In Ethiopia, Christmas is yet to come. Ethiopians celebrate Christmas not on December 25 like in other parts of the world but on January 7th because they have a different calendar.
Followers of the Ethiopian Orthodox Church believe January 7th is the day of Jesus’ birth and celebrate it with major religious activities.
While much of the world follows the Gregorian calendar, Ethiopia uses a 365-day calendar. Not only do Ethiopians differ on the Christmas day, they also differ on the year Jesus Christ was born.
Based on the Ethiopian calendar, Christ’s birth is seven years later, making it 2013 in Ethiopia.
Ethiopian Christmas, or Genna as it is called in Ethiopia, is more closely linked with spiritual value and it is not commercial as in other parts of the world.
The celebration of Ethiopian Christmas comes after 45 days of fasting period during which the clergy and devout orthodox Christians dedicate their body and soul for Genna through fasting and prayer.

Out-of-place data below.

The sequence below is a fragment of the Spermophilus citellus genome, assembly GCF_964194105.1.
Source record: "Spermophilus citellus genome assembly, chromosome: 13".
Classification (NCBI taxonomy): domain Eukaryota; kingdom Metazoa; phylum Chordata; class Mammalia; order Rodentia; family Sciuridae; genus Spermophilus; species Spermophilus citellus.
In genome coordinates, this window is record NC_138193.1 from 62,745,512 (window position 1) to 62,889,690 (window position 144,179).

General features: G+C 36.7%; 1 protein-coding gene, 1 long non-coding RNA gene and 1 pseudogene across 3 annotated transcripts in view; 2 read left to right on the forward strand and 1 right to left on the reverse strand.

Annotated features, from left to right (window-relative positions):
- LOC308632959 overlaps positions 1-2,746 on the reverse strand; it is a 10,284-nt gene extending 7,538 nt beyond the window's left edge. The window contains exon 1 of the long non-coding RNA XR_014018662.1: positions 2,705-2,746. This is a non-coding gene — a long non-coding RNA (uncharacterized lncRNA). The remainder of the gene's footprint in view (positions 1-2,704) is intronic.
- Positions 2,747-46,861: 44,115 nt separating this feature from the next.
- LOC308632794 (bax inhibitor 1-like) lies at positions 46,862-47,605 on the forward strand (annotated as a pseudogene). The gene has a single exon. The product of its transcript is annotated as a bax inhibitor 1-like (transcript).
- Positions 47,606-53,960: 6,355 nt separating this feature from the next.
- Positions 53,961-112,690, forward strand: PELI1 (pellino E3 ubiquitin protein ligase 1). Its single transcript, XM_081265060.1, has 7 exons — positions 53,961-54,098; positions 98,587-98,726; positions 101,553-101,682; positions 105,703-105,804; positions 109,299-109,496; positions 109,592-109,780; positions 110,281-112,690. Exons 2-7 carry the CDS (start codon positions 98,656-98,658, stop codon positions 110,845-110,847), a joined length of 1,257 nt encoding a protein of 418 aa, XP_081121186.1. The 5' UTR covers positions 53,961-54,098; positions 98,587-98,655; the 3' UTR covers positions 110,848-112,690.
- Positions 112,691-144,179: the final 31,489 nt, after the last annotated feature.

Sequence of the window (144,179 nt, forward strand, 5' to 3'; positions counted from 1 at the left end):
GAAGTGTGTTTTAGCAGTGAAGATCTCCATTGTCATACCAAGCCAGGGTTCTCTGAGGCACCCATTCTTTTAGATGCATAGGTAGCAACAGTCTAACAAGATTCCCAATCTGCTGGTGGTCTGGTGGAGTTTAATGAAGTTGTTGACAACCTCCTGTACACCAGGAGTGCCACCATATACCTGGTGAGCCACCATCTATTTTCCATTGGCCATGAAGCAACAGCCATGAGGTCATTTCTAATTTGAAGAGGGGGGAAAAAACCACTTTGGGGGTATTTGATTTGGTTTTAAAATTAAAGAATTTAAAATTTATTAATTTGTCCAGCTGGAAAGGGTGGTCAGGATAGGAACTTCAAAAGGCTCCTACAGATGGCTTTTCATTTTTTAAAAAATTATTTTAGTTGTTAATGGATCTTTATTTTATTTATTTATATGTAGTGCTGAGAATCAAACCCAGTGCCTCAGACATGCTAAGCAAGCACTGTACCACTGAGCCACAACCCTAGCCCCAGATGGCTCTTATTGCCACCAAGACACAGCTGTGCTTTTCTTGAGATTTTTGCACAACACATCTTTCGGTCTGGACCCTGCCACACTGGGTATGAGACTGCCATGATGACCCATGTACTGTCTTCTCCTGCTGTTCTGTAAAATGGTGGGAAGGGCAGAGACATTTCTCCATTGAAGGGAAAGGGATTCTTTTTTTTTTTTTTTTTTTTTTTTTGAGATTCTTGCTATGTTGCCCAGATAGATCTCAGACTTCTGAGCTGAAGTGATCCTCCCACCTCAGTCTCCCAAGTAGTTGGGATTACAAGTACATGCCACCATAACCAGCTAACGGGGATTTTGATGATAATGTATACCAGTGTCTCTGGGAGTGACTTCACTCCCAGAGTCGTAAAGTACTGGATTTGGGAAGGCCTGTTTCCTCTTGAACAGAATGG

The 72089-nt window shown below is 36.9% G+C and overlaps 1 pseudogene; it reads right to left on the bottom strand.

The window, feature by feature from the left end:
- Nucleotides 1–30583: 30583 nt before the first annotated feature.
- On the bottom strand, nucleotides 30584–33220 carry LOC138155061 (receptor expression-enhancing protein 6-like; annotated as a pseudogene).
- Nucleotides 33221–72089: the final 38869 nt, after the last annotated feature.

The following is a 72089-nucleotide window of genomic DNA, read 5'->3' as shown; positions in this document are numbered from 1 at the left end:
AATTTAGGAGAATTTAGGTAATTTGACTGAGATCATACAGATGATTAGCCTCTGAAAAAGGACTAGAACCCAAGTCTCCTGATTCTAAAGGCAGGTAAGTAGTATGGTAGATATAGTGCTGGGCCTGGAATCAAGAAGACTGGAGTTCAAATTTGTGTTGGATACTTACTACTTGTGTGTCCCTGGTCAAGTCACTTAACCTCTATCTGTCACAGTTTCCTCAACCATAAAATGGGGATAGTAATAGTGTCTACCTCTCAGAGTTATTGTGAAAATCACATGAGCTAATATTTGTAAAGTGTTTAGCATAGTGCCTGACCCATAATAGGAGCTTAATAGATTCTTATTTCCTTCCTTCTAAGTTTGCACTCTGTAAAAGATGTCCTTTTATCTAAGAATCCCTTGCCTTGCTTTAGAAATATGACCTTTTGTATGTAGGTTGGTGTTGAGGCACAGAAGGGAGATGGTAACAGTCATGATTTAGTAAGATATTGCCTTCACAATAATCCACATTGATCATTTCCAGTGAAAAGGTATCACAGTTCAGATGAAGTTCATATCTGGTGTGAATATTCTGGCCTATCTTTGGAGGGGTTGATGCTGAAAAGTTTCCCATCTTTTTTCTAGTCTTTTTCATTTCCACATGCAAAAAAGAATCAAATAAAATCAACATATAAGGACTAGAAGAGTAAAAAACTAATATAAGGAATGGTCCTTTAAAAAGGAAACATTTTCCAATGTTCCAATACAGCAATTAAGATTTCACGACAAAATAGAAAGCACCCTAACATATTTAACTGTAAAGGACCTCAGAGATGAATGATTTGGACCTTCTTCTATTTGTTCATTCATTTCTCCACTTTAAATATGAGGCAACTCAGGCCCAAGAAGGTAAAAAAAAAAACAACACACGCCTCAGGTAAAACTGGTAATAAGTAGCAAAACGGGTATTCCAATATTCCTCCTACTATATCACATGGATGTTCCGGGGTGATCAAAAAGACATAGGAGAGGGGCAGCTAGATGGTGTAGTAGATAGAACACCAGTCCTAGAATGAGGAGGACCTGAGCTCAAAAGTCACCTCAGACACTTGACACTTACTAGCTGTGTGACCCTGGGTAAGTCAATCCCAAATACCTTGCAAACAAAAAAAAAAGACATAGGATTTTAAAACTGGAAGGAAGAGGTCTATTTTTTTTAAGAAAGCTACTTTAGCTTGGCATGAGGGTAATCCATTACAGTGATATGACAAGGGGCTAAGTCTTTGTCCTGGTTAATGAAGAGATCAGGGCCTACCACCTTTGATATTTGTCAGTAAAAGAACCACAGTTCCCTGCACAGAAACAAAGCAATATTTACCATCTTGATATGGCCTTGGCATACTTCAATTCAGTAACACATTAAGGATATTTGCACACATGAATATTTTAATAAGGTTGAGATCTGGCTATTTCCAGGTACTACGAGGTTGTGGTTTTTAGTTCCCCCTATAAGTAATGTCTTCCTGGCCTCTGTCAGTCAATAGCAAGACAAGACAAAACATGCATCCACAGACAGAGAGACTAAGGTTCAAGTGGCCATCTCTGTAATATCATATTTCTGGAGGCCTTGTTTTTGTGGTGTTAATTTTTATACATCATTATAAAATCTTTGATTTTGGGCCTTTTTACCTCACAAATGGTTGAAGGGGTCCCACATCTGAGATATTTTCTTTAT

During this fasting period, faithful of Ethiopian Orthodox Christians Church eat meal late in afternoon.
Genna is celebrated across Ethiopia but chiefly in Lalibela town in the northern Ethiopian highlands that Ethiopian Christians consider it as their Jerusalem.
The churches of Lalibela -13 in all –were carved out of a rock in the 12th century by King Lalibela. The churches of Lalibela is one of Ethiopia’s world heritage sites.
Genna celebrations begin with special church services that begin very late in the evening of Christmas Eve and lasts well into the early morning on Christmas day.
Religious services are marked with singing and chanting as performed by priests and deacons who are dressed in white.
There are traditional foods associated with Genna. Families gather to enjoy a feast of ‘Doro Wat,’ a spicy chicken stew, and Injera- flat bread. Tej (honey wine) may also be served. Many people also enjoy eating meat of sheep, goat and ox on the Christmas and the following day.
Tradition has it that there is game called Genna which is played by males on Christmas day. It is similar to hockey and is believed to have been played by the shepherds on the night Jesus was born.